Symantec’s most recent Internet Security Threat Report shows more than 286 million new online appeared threats last year. The report highlights dramatic increases in both the frequency and sophistication of targeted attacks on enterprises; the continued growth of social networking sites as an attack distribution platform; and a change in attackers’ infection tactics. The number of data breaches nearly doubled in 2010 compared to the previous year, according to the 2011 Verizon Data Breach Investigations Report. Conversely, the amount of stolen records decreased significantly, dropping from 144 million in 2009 to four million last year. As many as 50 high-profile celebrities have been targeted and/or victimized by a ring of


hackers seeking to steal their personal information. Norton has put together a quick checklist for consumers to help keep their personal documents out of the hands of cybercriminals.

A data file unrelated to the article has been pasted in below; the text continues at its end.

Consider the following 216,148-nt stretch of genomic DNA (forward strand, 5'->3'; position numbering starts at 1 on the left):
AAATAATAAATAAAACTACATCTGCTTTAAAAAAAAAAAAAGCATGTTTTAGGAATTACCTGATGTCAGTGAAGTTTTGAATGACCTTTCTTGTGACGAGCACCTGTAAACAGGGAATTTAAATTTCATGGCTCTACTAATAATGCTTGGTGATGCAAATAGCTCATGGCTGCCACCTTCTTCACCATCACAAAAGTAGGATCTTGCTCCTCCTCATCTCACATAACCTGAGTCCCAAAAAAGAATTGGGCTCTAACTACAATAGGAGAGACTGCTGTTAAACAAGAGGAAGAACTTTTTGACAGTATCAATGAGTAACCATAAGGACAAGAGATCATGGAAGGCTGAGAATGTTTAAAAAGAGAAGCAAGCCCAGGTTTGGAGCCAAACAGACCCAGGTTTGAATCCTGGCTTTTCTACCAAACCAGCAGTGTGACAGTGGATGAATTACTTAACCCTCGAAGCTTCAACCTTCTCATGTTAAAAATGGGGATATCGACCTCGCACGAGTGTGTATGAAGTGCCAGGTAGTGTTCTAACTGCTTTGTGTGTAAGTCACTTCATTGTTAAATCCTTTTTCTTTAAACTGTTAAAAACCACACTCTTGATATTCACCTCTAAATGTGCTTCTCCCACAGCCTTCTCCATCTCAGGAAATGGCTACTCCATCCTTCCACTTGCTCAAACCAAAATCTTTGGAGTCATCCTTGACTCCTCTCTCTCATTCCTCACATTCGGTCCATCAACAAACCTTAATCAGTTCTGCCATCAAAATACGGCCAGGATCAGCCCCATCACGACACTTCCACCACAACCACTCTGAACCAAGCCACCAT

The Children’s Place, a popular clothing retail store, confirmed its customer e-mail address database was recently accessed by an unauthorized third party. According to company officials, the database is stored at an external e-mail service provider, which stated that only e-mail addresses were accessed and no other personal information was obtained. According to a breach notification letter sent out by the company, the e-mail appears to have come from Adobe and directs customers to a web site where they are asked to enter their credit card number in order to update software. Lieberman Software Corporation has joined the Cloud Security Alliance (CSA) to help guide cloud service vendors and their customers in adopting best practices. Lieberman Software will work with the CSA to provide insights on managing privileged identities in private, hybrid and public cloud environments. According to MessageLabs Intelligence there has been an increase in spam containing malicious file attachments, including both zip file attachments and PDFs. MessageLabs also saw a large increase in the amount of data traffic hitting its spamtraps despite of malicious e-mails sent. An investigation revealed this increase is due to the Cutwail botnet sending a higher than usual number of e-mails with zip file attachments.